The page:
How can you eat a sweet in paper?

Posted on: January 16, 2012

I was sitting at the pool on safari (like I said, Africa isn’t always that hard) and the pool man and I started chatting. Henry was sweet and smart… he asked about the upcoming US elections and who I thought would win this time around. I told him I hoped it would be Obama again. Most impressively, he knew the Republican candidates (when buying curios, the same thing happened – they told me I would get a discount if I voted for Obama. I told them they should just give me the stuff since I was already going to vote for him. Not only did I not get it for free, but I overpaid, like a total muzungu (foreigner))… I’ve been in this country a week and still can’t tell you who is president. I am ashamed of myself more times than not while here.

In any case, back to the pool – there I was in my little bikini (black with pink ties, red/pink cherries in case you’d like to know – a Victoria’s Secret special) and we got to chatting about the work I am doing here in Kenya. I told him we’re here to assist with HIV prevention and he said he used to teach students on how to use protection, when (always!) and what the risks are. Then he told me: “In the villages they say, “How can you eat a sweet in paper?” and I didn’t get it… so he explained it. If you eat a wrapped sweet, it won’t taste good/sweet, as it would if you’d unwrapped it – basically, you won’t be able to enjoy it. So just in the same way, if you have sex with a condom, it won’t feel as good as if you did it without. I laughed, because although I definitely don’t agree with the analogy, it’s one of the better ones I’ve heard — I used to have a “friend” tell me that having sex with a condom was like showering with a rain jacket on (that ‘friend’ and I spent a lot of time just talking in bed as opposed to anything else). We discussed how that attitude is the one that needs to change if there will ever be a difference made, especially in the villages.  He also said that many people believe condoms are only a ploy to make money for companies, and that they don’t actually work. ARGH! These are the misconceptions we’re up against… nothing we do matters if we can’t change the root beliefs.

On our drive back to Nairobi, I asked our guide/driver if he’d heard the saying as well, and he laughed and said he had. He said it was a popular saying among many people to justify why they don’t use protection. Then we got on the topic of prevention, and basically he said that too many people go outside their marriages because they get bored with their wives. In essence, he said that when the women are married they don’t put a lot of effort into sex. But when they’re with someone new, that same woman does a little striptease and makes it exciting. I couldn’t figure out if he was just giving examples or if he was blaming the women for what goes on… probably a little bit of both. Given that he was driving us back, I really didn’t want to press the subject and changed the topic to what kind of people he normally gets to take on safari…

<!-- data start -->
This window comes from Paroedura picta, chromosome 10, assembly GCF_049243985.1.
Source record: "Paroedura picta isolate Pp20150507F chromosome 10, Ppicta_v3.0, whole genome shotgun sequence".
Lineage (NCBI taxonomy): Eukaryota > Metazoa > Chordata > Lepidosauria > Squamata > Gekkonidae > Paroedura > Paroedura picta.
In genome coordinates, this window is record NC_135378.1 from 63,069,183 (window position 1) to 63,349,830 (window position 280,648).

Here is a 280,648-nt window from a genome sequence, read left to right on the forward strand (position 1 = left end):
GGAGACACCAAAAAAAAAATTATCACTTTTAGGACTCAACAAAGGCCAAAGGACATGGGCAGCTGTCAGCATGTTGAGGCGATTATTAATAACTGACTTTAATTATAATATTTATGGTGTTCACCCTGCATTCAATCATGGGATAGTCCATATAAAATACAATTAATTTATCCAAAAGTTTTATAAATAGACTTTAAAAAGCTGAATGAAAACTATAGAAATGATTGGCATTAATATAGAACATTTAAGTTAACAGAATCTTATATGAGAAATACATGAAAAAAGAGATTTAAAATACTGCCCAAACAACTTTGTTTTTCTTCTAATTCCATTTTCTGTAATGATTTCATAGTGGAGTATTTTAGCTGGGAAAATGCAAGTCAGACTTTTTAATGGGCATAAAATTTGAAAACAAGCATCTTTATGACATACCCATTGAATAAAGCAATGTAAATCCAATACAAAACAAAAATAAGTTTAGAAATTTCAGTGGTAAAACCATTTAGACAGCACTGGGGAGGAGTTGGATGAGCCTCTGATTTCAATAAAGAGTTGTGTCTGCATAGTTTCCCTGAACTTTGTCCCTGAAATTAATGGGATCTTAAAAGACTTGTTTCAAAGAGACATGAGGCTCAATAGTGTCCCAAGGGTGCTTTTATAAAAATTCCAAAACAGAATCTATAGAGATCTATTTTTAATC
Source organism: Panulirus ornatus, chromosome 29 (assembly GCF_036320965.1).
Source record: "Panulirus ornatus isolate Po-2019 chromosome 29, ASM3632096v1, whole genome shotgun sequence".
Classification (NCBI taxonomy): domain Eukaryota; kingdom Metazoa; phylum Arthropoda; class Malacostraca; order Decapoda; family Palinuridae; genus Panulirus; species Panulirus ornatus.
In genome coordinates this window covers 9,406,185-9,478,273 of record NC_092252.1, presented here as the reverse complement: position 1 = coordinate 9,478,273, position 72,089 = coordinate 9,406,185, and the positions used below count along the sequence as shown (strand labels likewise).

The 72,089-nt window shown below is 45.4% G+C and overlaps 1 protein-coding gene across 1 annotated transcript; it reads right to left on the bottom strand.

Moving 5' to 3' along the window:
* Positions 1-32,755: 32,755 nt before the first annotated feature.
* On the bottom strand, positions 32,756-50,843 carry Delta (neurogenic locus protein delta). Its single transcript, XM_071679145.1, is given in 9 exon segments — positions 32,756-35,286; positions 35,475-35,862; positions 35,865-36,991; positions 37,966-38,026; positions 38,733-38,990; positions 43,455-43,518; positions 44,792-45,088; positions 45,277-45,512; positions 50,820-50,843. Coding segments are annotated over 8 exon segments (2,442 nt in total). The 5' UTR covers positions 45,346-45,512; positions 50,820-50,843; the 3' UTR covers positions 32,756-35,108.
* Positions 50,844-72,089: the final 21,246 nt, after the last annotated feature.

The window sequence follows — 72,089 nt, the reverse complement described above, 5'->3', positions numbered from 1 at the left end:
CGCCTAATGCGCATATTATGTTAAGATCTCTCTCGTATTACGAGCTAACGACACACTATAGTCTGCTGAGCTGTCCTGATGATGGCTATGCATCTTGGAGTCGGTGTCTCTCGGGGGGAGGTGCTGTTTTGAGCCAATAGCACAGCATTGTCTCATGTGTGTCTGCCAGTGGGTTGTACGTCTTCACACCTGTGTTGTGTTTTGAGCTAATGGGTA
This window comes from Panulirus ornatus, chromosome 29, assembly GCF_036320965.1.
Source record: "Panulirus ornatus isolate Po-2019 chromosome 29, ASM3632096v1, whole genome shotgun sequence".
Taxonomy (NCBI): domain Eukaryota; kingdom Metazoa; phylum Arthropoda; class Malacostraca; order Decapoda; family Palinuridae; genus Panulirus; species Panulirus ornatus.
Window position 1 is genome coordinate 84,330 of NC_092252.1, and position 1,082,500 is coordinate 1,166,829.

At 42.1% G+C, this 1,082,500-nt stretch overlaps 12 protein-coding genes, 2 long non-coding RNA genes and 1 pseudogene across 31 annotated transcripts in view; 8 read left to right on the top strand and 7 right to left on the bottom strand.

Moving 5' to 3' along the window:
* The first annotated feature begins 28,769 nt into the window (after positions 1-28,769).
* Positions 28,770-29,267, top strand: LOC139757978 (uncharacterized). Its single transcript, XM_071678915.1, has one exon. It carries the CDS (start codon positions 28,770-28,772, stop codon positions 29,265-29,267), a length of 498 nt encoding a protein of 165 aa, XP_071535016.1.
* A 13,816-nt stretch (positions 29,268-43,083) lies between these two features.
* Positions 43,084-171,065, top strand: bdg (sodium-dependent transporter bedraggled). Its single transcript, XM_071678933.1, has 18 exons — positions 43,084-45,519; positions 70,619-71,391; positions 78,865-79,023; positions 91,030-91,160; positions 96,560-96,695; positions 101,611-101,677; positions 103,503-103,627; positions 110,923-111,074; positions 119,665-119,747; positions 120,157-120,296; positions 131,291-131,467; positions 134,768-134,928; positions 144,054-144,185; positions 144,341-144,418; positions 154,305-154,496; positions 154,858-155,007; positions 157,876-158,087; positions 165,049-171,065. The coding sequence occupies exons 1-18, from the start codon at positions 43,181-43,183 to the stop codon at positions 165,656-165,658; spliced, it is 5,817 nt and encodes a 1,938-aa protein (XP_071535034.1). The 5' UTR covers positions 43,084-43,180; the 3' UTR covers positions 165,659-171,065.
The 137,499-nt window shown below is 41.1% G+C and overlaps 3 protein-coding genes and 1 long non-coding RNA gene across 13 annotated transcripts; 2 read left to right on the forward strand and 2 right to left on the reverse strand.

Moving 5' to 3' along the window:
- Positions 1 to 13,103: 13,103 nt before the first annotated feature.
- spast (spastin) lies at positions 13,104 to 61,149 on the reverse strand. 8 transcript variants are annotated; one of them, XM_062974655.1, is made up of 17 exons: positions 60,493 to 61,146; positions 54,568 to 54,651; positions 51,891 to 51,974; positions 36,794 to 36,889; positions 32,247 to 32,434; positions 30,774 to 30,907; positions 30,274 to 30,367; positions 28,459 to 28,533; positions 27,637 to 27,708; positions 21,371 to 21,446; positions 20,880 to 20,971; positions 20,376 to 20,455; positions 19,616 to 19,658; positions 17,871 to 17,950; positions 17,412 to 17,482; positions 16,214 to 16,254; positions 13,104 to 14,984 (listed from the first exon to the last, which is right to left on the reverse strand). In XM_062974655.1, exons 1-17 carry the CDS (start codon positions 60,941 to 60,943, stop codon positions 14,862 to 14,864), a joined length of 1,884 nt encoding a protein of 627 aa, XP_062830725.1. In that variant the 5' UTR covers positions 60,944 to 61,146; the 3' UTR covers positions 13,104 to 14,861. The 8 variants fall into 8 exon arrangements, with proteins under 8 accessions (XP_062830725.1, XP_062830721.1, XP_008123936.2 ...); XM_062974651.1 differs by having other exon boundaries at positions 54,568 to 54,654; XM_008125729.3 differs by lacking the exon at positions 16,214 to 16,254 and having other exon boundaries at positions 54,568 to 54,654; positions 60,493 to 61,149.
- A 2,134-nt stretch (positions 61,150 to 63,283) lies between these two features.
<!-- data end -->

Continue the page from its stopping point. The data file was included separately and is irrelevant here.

He said he gets Indians, but they never listen. SO TRUE! Freaking indian people never listen to anything. It’s so annoying. He said the French are typically rude, which is also true. And he said that he gets a lot of Americans as well.  He mentioned that one of the biggest misconceptions people have is that the muzungu that come to visit are rich and just leave him all the extra money when they’re done – and how everyone thinks that since they are rich, they should buy something from all the vendors and stands. This proved to be true when I bought some plums from a road-side stand and as we drove by, a little boy yelled out, ‘MUZUNGU! Buy me one!’ Meaning, he wanted me to buy plums from him as well. I really didn’t need three bags of plums though, so we didn’t stop, but we did have a good laugh.

We were in clinic one day and this little boy, about 5 years old, was waiting for his mom to finish working. He was coming over, showing off, and not talking at all. I tried to get him to chat in the little Swahili that I do know and even in English. He later told our Kenyan coworker, “That muzungu talks with a funny accent.”  I totally cracked up when my coworker translated that for me. I guess it’s true, I do have a funny accent.

In any case – “how can you eat a sweet in paper?” I think the answer is “pretty easily” if you knew that doing so could possibly save your life… we just have to work harder at getting everyone to believe the same thing.


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